• Clause 21. A lithographic projection apparatus according to clause 19 or 20, wherein said first and second components each have crystal axes which are aligned such that intrinsic birefringence of said first component is compensated for by intrinsic birefringence of said second component.
    • Clause 22. A lithographic projection apparatus according to clause 19, 20 or 21, wherein said first and second components are concentric.
    • Clause 23. A lithographic projection apparatus according to any one of clauses 19 to 22, wherein said second component is positioned substantially within a recess in said first component.
    • Clause 24. A lithographic projection apparatus according to any one of clauses 19 to 23, wherein elements of said projection system other than said final element are made of (a) material(s) other than CaF2.
    • Clause 25. A lithographic projection apparatus arranged to project a pattern from a patterning device onto a substrate using a projection system and having a liquid supply system for at least partly filling a space between the final element of said projection system and said substrate with an immersion liquid, wherein said liquid supply system comprises at least one sacrificial body in said immersion liquid upstream of said space, for dissolving in said immersion liquid thereby to reduce the rate of dissolution of at least one component of said projection system and/or said substrate table and/or liquid supply system.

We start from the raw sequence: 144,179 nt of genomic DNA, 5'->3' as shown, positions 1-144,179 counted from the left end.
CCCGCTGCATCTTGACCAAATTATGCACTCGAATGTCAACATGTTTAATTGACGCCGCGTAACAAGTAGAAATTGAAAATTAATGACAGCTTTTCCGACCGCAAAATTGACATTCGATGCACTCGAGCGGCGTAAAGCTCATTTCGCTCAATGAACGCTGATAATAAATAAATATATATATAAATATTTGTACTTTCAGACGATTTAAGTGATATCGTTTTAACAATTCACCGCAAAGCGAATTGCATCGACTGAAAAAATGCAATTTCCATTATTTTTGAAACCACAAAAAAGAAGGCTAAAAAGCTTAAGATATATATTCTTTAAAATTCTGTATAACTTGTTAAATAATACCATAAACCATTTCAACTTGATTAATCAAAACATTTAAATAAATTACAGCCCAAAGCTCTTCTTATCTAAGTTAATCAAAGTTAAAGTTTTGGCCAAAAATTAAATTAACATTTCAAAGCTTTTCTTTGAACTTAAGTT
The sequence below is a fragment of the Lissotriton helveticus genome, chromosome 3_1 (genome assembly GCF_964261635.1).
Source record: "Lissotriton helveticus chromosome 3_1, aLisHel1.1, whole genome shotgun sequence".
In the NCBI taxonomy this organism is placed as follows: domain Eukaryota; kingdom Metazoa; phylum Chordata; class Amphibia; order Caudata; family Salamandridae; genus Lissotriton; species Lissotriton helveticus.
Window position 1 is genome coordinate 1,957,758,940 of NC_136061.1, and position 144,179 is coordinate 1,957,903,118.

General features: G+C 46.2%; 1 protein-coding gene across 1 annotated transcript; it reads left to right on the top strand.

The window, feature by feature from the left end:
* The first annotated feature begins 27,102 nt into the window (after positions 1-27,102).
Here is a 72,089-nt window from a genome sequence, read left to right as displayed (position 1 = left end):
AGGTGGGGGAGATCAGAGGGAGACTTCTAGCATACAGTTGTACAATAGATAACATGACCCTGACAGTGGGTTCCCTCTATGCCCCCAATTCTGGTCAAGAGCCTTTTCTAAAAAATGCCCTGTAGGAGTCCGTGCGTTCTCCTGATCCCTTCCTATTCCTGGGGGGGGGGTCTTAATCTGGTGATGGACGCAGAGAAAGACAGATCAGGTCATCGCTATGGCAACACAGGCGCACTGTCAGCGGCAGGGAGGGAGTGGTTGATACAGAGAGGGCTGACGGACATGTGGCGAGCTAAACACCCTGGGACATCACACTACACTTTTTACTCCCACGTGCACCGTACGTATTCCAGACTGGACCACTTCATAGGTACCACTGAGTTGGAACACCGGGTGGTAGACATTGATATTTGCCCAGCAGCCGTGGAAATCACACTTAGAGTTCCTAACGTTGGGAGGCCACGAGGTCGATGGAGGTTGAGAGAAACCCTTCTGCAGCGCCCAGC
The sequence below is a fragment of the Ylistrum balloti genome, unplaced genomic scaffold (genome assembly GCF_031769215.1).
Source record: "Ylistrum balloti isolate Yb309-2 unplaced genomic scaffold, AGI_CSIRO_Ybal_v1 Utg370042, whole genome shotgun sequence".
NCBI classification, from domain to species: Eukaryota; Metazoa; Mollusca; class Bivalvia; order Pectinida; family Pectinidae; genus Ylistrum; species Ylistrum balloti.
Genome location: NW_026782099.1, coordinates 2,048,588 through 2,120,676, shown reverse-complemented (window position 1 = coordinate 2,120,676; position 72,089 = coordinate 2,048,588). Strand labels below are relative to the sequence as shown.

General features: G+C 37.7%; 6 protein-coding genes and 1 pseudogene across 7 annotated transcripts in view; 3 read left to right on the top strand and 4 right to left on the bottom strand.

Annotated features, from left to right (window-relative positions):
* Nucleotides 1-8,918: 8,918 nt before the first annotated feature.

• Clause 26. A lithographic projection apparatus according to clause 25, wherein said at least one sacrificial body is made of substantially the same material as said at least one component.
    • Clause 27. A lithographic projection apparatus according to clause 25 or 26, wherein said at least one sacrificial body is made of quartz or CaF2.
    • Clause 28. A lithographic projection apparatus according to clause 25, 26 or 27, wherein said at least one sacrificial body is of a shape with a high surface area to volume ratio.
    • Clause 29. A device manufacturing method comprising projecting a patterned beam of radiation onto a substrate through an immersion liquid provided in a space between a final element of a projection system and said substrate, wherein a protective coating which is substantially insoluble in said immersion liquid is provided on said final element on a surface thereof in contact with said immersion liquid.